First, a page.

Commission on Medical Cannabis lacks African American presence

ATLANTA – The Georgia Commission on Medical Cannabis recently held its second meeting with presentations from four manufacturers of medical cannabis from other states who discussed the best regulatory structure for in-state growth and distribution models.
State Representative Dee Dawkins-Haigler, Chair of the Georgia Legislative Black Caucus, has more of a concern with the idea that there were not much minority presence through the process.
“Georgia currently has a population of 30 percent African Americans and are not represented anywhere on the commission,” she said. “Where my concern lies is the fact that there is a large disparity on how information is given to the African American community including physicians, legislatures and patients. There are many reputable African American physicians and other medical professionals here in our state. The black caucus of this state will not support an effort that does not provide inclusion of minorities in the process that also affects us as a whole.”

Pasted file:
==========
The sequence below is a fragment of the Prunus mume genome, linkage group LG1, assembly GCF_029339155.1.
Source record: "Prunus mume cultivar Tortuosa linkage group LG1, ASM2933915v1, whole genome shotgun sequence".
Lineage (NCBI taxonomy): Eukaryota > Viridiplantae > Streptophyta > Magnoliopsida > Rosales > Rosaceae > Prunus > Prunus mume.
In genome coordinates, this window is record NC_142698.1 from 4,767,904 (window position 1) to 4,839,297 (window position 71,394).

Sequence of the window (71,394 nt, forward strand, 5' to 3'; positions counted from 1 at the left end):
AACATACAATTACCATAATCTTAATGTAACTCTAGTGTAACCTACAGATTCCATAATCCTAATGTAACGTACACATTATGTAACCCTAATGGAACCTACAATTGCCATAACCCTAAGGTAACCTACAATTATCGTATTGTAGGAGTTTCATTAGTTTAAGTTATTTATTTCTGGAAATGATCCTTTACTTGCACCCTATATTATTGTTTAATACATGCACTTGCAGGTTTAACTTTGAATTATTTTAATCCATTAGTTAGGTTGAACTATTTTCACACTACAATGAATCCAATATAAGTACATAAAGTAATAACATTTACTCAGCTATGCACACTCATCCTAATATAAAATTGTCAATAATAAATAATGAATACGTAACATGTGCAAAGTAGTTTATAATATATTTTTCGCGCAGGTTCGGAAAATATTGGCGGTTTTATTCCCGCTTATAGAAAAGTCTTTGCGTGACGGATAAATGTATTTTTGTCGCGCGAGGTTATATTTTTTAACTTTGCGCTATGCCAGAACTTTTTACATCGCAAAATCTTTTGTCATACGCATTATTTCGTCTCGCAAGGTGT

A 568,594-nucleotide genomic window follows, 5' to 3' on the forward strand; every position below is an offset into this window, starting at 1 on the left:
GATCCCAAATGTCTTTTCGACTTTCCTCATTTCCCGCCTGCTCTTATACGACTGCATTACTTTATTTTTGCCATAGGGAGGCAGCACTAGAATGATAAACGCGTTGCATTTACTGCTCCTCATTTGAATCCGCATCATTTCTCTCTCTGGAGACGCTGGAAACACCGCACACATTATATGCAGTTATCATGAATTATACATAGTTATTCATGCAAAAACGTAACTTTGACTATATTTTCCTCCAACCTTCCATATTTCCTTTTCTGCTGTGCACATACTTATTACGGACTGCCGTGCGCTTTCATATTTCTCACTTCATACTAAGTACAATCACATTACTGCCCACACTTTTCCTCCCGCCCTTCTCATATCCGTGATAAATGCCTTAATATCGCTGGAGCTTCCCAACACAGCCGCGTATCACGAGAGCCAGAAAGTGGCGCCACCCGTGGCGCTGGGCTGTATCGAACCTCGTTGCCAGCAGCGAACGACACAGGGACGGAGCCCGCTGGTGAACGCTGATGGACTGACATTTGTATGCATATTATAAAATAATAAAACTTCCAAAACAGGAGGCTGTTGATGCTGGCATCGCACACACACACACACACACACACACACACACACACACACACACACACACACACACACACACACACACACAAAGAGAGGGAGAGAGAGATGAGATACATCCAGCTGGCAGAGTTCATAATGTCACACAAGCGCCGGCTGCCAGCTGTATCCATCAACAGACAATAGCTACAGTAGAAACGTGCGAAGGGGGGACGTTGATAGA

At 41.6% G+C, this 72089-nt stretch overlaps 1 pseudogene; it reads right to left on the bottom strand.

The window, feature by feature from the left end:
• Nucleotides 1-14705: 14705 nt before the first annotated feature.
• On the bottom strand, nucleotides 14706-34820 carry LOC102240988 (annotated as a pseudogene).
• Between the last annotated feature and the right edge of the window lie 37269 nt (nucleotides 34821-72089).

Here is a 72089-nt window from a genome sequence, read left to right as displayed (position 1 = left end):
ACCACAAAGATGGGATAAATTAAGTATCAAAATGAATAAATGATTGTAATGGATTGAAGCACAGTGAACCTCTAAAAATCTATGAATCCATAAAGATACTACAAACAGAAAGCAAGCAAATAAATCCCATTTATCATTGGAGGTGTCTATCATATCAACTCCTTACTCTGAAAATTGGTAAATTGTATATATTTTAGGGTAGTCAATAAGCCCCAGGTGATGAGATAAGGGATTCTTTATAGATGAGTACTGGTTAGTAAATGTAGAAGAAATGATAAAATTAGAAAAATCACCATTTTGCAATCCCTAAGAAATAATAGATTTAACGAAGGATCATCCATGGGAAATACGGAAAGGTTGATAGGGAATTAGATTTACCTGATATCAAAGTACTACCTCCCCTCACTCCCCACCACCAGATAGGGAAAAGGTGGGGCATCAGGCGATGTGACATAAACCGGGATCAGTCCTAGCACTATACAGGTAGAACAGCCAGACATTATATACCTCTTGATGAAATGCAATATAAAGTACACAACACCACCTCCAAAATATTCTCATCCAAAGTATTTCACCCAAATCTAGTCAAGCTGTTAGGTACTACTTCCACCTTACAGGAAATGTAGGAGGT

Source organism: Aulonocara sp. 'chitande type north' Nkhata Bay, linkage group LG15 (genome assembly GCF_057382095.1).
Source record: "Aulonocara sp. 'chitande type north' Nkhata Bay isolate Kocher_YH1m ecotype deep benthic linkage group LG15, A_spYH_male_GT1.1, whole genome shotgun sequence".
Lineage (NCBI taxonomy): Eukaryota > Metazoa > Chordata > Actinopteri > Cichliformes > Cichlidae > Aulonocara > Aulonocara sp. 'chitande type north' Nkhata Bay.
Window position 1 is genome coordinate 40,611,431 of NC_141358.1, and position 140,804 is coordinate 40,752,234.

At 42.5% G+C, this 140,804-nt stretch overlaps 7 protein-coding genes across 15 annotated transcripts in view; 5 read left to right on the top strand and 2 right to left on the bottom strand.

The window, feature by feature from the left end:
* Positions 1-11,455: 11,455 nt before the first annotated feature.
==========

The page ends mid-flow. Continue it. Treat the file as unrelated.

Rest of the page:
Dr. Brenda Fitzgerald, Commissioner of the Georgia Department of Public Health, gave some statistics on the recent registry of those in the state.
“We currently have 166 doctors registered, 190 Patients, and 222 registered with the card.” Dr. Fitzgerald says. “Now there may be more cards registered because parents or caregivers may apply for additional cards with their child. Currently most of our cases [45 percent] are children from ranging from 0-17.”
Rep. Dawkins-Haigler is currently discussing the possibility of a Minority Committee on Medical Cannabis to bring awareness to the community on how to effectively help the African American community who is being underserved through this initiative.
Note: The Georgia Legislative Black Caucus is the largest state black caucus in the nation with a membership of sixty-one state legislators representing over 3 million people.

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